Key phosphate factory located in western Iraq on the border with Syria has been left completely destroyed after ISIS turned it into a base to produce car bombs and IEDs.
Iraq’s major phosphate factory, which is located in the western city of al-Qa’im, was once used to produce fertiliser for agricultural purposes. After ISIS’ takeover of large swaths of Iraq in 2014, the space was converted by the group into a factory to produce IEDs and bring about death and destruction.
Located on the border with Iraq and Syria, the phosphate production factory was established forty years ago to aid in the production of phosphate in the country. According to geologic data, Iraq has the second largest phosphate reserves in the world. However, the production of phosphate goods was restricted in the 1990s after the UN discovered uranium ore in many of the phosphate mines. This forced Iraq to mine phosphate only to be used in the agricultural industry.
Until 2014, the fertiliser factory in al-Qaim produced almost 2 million tonnes of phosphoric products annually, although this activity soon came to a halt when ISIS took over the city.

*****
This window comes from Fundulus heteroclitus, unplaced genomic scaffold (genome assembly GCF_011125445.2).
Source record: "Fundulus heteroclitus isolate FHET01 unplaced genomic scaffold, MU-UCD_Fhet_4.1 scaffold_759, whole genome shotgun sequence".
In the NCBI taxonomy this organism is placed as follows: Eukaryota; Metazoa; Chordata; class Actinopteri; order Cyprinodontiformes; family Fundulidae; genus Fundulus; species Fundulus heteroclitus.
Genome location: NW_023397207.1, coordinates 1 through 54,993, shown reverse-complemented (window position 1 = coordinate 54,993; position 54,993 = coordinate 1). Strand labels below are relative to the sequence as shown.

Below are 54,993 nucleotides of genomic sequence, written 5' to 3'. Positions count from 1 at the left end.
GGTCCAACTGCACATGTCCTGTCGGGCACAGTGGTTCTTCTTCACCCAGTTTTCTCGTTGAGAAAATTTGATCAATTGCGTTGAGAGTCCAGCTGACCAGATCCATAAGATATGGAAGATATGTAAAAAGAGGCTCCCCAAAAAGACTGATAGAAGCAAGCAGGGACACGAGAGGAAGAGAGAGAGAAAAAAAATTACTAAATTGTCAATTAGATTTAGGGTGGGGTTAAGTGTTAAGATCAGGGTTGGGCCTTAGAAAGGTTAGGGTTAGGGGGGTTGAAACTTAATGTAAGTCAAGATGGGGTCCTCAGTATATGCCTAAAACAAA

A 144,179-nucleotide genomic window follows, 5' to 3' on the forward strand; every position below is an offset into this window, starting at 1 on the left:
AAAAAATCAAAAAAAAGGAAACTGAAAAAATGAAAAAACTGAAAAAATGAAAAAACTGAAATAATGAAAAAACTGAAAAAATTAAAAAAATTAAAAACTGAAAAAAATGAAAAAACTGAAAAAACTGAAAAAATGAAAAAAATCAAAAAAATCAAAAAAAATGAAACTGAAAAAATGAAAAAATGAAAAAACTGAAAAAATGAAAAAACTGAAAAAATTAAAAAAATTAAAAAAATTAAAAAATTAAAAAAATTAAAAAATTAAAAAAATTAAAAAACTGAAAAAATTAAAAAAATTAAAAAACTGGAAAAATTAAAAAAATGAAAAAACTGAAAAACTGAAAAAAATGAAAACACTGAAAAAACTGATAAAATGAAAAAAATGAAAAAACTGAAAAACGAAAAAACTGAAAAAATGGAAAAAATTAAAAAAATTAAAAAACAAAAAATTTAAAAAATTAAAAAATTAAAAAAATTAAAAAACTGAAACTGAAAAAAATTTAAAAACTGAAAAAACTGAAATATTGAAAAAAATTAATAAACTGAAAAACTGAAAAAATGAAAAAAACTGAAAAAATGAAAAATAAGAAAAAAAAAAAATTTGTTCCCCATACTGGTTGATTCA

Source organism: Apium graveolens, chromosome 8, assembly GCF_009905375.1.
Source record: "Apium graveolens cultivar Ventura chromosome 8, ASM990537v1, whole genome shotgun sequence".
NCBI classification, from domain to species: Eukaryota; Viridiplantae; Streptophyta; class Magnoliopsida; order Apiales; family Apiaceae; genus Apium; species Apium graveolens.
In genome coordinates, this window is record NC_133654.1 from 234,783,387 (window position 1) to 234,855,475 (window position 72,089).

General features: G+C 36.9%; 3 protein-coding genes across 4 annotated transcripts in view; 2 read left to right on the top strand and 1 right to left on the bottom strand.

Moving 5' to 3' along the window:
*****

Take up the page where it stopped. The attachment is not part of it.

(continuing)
According to observers, the militant group used the raw materials and equipment in the factory to create car bombs, chemical weapons and IEDs used to target civilians throughout Iraq and Syria.
“Most equipment, utensils, and materials were stolen,” said Kareem al-Karbouli, a member of Anbar Provincial Council. “ISIS used the facility as a base for making car bombs and IEDs.”
Following the liberation of al-Qaim in November of 2017, the Iraqi Security Forces (ISF) regained control of the factory clearing tonnes of war remnants and IEDs planted by ISIS on the main road.
“There are large amounts of war remnants found in the phosphate plant, which were planted on the main roads and inside the factory lobby,” said Colonel Saleh al-Dulaimi, an officer in the Iraqi Army. “Our units and military engineering units have been able to lift them.”
However, due to the amount of damage that was inflicted on the factory, the 3,000 workers who operated the factory before have not been able to return to work.
Furthermore, due to the risk of ISIS sleeper cells infiltrating the Iraqi-Syrian border due to the ongoing operations in Syria’s eastern Deir ez-Zour Province, the factory is still at risk.
While the revenue that the factory can bring once operated is large, the Iraqi Government must work carefully on removing all of the war remnants removed by ISIS before reconstructing the factory, in order provide a safe workspace for the workers.